3. It should be validated internally and externally.
4. It should reflect modern PCI practice, which currently includes stent implantation, GP-IIb/IIIa blockers, and post-stent thienopyridine administration.
The Mayo Clinic risk score model for complications after PCI is published in this issue of the Journal(9). The model was first developed from a learning set of 5,463 procedures performed between January 1996 and December 1999 and was internally tested in a validation set of 1,781 PCI procedures performed in the year 2000 (10). Subsequently, the investigators validated their score in an external validation set using 3,264 patients undergoing PCI from the National Heart, Lung and Blood Institute Dynamic Registry during two enrollment periods (July 1997 to February 1998 and February to June 1999) with excellent results. Thus, the Mayo Clinic risk score is the first score that appears to fulfill all the above criteria. The risk score has eight simple clinical and angiographic variables (Table 1). Each of the seven binary variables was assigned a predetermined integer score proportional to its effects; age, the only continuous variable, was assigned an integer score on a continuous scale. Adding the scores assigned to each variable gives an overall score that allows the classification of patients into five risk categories ranging from very low to very high risk, with each category having its own predicted major procedural complication rate (Fig. 1).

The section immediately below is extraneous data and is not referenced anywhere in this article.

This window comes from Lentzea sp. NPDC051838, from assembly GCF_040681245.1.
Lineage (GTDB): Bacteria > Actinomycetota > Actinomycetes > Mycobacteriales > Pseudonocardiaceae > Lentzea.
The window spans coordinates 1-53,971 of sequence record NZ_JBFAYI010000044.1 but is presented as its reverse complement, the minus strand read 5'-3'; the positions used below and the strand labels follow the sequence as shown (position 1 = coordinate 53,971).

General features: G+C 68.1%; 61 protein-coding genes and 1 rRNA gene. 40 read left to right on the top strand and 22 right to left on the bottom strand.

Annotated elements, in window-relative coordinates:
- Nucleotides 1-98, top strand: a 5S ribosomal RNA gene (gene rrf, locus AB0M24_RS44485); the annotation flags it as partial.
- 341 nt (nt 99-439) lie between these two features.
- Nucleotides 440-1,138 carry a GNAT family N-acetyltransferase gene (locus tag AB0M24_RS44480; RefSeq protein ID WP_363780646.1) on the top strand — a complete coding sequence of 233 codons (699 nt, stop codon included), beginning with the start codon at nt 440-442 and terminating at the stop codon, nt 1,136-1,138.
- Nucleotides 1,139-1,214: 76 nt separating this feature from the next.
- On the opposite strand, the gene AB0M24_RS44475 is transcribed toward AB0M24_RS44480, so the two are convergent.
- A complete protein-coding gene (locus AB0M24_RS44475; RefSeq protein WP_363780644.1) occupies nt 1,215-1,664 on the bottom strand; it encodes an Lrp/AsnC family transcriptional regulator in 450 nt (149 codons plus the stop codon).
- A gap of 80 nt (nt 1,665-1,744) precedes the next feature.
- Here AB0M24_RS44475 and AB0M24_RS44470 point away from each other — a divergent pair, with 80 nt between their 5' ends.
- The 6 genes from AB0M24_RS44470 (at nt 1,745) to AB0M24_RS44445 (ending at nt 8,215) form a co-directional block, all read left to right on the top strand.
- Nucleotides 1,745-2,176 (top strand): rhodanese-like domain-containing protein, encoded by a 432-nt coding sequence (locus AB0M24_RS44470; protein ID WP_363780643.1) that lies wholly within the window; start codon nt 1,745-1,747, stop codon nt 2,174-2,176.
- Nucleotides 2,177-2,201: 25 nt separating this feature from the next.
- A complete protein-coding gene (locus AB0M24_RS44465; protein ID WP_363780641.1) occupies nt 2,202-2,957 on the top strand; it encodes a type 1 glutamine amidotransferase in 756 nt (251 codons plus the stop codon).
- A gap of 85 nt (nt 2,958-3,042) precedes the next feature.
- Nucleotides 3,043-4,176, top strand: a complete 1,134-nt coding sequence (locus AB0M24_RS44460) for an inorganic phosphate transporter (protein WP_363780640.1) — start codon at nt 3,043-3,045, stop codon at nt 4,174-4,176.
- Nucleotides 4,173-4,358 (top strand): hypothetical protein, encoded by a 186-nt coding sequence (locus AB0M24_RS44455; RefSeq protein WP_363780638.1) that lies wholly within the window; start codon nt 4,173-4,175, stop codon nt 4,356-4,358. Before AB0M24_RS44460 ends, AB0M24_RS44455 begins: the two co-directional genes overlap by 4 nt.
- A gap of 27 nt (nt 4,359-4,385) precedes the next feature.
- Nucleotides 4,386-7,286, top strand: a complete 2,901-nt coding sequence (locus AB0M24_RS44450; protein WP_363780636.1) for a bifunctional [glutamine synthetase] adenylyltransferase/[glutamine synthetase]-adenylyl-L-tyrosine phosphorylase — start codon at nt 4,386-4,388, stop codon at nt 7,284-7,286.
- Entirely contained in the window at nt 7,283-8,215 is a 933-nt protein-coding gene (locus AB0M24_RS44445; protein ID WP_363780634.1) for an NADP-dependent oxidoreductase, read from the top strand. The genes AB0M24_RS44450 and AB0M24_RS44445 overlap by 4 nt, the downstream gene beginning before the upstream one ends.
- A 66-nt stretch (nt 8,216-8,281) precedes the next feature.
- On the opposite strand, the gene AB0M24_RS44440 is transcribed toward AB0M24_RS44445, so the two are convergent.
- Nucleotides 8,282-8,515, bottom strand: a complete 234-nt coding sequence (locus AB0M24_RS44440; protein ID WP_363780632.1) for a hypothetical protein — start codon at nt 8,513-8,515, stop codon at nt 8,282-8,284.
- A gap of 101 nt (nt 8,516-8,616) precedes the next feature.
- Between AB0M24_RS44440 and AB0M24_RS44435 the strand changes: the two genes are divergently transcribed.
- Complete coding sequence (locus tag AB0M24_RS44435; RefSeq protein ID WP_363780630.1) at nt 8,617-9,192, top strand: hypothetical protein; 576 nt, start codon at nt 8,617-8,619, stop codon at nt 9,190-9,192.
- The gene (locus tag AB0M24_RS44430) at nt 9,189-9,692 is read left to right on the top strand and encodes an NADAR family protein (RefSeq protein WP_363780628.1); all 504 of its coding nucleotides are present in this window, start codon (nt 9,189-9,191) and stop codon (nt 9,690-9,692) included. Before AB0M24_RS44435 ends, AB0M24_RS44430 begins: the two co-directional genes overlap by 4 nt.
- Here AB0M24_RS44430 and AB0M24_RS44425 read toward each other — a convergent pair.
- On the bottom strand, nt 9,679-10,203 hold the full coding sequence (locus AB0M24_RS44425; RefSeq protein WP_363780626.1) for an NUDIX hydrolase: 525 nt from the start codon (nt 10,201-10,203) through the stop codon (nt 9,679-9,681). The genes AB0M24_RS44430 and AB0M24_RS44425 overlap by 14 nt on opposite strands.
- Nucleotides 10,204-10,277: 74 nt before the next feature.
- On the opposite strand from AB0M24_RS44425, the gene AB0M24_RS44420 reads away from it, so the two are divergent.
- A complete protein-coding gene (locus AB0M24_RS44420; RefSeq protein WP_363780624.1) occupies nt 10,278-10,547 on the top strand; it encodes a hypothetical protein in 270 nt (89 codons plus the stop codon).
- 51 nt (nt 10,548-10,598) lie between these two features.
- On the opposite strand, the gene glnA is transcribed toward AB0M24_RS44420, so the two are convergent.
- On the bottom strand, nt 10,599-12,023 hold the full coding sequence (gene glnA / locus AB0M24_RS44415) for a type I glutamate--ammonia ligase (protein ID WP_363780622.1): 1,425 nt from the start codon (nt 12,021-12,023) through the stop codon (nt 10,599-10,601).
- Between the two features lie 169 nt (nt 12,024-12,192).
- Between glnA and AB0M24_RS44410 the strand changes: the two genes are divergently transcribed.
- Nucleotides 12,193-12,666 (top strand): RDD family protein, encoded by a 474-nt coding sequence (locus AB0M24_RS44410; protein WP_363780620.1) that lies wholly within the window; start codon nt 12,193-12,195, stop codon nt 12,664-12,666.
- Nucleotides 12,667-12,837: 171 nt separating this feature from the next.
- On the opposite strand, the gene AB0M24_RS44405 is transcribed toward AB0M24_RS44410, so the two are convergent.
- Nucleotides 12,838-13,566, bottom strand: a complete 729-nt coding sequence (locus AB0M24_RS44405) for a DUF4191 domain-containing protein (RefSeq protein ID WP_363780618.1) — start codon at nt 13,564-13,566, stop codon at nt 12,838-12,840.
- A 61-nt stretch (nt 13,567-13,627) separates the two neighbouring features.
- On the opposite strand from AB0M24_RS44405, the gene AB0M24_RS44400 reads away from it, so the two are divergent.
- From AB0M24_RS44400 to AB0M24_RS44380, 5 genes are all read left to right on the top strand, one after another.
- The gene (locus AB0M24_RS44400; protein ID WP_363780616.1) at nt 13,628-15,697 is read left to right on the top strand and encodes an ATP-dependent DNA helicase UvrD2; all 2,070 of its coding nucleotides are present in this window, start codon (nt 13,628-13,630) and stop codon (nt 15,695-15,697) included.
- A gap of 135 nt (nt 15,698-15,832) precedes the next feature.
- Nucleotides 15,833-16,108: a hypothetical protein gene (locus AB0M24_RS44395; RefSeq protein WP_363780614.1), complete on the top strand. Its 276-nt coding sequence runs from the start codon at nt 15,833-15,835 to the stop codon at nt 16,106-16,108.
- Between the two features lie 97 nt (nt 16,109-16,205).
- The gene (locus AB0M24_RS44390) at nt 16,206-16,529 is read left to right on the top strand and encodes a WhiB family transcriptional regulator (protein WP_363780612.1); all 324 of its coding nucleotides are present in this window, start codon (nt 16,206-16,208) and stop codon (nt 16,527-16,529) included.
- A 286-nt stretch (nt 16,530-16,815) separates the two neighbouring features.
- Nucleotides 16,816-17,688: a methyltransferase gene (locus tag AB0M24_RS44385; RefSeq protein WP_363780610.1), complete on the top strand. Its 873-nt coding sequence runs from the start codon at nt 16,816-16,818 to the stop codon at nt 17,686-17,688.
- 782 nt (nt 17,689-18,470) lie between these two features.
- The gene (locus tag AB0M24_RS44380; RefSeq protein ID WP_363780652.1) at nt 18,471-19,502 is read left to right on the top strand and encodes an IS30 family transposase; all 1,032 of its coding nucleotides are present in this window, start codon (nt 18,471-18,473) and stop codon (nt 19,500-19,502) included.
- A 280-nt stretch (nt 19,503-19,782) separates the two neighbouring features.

The risk score was also tested in various clinical low- and high-risk subgroups and by and large the observed and predicted complication rates were consistent among groups. No risk score is perfect, and this score does not take into account the difference in outcome when PCI is performed in a low-volume center.